Among the critical and pivotal elements in tackling the major and continuing challenges to improve skills and increase productivity, are the persistent problems associated in mathematical capability. Low levels of numeracy and functional numeracy including among adults who wish to enter employment continue to be a problem. These problems have been highlighted over many decades by innumerable commissions, reports and research papers. A multitude of causes have been identified including:

• Gender issues

• Low levels of motivation

• Bad previous learning/teaching experiences

• The perception amongst learners that mathematics is intrinsically difficult

• The impact of negative parental, societal and cultural attitudes.

Although many government initiatives have been tried, little positive and lasting effect has resulted. Any paucity in mathematical and numerical capability, whether in work or in life in general, impacts negatively on attempts to elevate the overall skills level and this point cannot be over emphasised. Weakness in these critical areas seriously impedes attempts to increase participation in vocational and technical education and training and improvements in the skills levels in subjects that require mathematical or numerical capability and competence. Lecturers in FE have to confront these weaknesses which distract them from their teaching and instruction priorities. They must also continue to introduce realistic and relevant compensating programmes.

The current heavily prescribed curriculum in schools and colleges reduces the degree of freedom that teachers can exercise. The testing to test syndrome further restricts the use of innovative and creative methods of teaching and the resultant potential to improve learning in these subjects. Too often pedagogy is side-lined and narrow teaching practices accentuate the problems. Recent evidence shows that the problem is systemic and getting worse.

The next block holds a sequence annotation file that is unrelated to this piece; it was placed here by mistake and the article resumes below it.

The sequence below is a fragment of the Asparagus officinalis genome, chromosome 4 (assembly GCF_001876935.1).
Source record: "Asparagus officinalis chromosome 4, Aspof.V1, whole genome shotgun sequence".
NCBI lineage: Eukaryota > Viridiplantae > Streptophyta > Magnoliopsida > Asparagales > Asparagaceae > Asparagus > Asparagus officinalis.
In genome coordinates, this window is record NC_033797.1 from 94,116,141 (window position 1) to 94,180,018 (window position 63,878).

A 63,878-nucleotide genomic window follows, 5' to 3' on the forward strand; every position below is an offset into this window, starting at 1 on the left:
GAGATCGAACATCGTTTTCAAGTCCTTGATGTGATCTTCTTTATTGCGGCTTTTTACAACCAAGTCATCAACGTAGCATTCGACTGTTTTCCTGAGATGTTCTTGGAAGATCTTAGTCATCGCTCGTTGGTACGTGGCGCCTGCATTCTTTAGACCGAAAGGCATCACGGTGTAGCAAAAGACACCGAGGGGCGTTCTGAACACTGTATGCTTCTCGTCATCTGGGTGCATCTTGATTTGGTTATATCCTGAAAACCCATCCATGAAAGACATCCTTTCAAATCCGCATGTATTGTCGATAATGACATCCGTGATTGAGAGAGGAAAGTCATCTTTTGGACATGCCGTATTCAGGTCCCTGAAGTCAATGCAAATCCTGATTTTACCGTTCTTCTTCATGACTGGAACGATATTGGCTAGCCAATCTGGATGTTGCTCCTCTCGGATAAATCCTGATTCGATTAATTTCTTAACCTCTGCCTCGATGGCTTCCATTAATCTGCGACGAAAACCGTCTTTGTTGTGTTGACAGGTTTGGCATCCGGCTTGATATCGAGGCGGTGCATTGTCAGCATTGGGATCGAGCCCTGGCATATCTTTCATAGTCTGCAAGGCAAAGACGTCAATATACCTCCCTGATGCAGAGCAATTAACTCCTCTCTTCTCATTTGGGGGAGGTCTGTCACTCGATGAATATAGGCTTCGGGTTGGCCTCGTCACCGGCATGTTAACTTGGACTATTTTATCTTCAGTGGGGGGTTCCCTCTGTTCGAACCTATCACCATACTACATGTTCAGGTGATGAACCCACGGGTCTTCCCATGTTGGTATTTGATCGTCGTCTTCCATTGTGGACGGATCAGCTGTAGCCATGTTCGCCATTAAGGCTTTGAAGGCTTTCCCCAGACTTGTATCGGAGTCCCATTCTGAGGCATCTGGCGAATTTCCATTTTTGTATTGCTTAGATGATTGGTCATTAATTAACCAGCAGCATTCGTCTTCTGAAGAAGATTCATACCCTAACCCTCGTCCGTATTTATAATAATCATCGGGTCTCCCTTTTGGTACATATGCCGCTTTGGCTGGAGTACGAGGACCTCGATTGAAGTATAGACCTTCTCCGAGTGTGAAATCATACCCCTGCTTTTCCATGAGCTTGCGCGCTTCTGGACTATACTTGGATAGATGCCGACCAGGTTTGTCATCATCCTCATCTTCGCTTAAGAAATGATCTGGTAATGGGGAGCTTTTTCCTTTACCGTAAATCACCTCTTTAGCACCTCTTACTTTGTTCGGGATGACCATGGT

The teaching of mathematics and numeracy presents additional challenges to both lecturers and learners because of the reluctance and at times hostility of learners towards these subjects. After all lecturers have to teach how the basic mathematical concepts are applied in the work place and if students do not possess that basic knowledge, it presents real challenges and difficulties to the lecturers. The perception that the subject is difficult and presents a scary experience for learners adds to the problem. I believe this hostility is cultural and as such represents a major challenge in tackling the problem.

Therefore fundamental changes are essential if the real world of numeracy, mathematics and mathematical processes are to be made more relevant and available to the learners, especially for subjects that require technical and scientific skills. Plumbing would most certainly benefit from such changes. Also apprenticeship programmes will present additional challenges to colleges and other providers.

Relevance is a critical factor that all learners must value in the subject and be able to really relate it to the specific skills needed in their workplace. The ability to transfer the basic elements of numerical and mathematical skills to specific work tasks is essential as is the learning environment that facilitates that understanding and transferability. A number of approaches have proved to be effective including:

• Realistic working environments (RWEs)

• Simulation e.g. through carefully configured and managed ITC techniques

• Learning in the actual workplace.

The FE sector has a particularly good record in these approaches but would be greatly assisted if they were introduced earlier in schools and in programmes of work experience.

To increase interest in the subject, teaching through the contexts which relate to the specific tasks is critical. Learners must be able to see the relevance of the mathematical skills and their application in real work situations. Lack of appropriate and relevant context can trivialise and oversimplify the subject. Any skills agenda must address and tackle the problems associated with mathematics and include issues about poor teaching and the cultural attitudes to the subject. Unless this is done the current skills agenda will fail as in previous years.

Unless the government is clear about what new industries/technologies it is going to prioritise and support to update /re-focus the economy, there won’t be a re-newed “jobs focus/ work ready” to the importance of mathematics.

That is the kind of message needed to get public attention to the importance of mathematics which should then feed into focussing on improving mathematics teaching, student uptake of mathematics and mathematics related subjects and improved attainment and application of the subjects in jobs and the economy.

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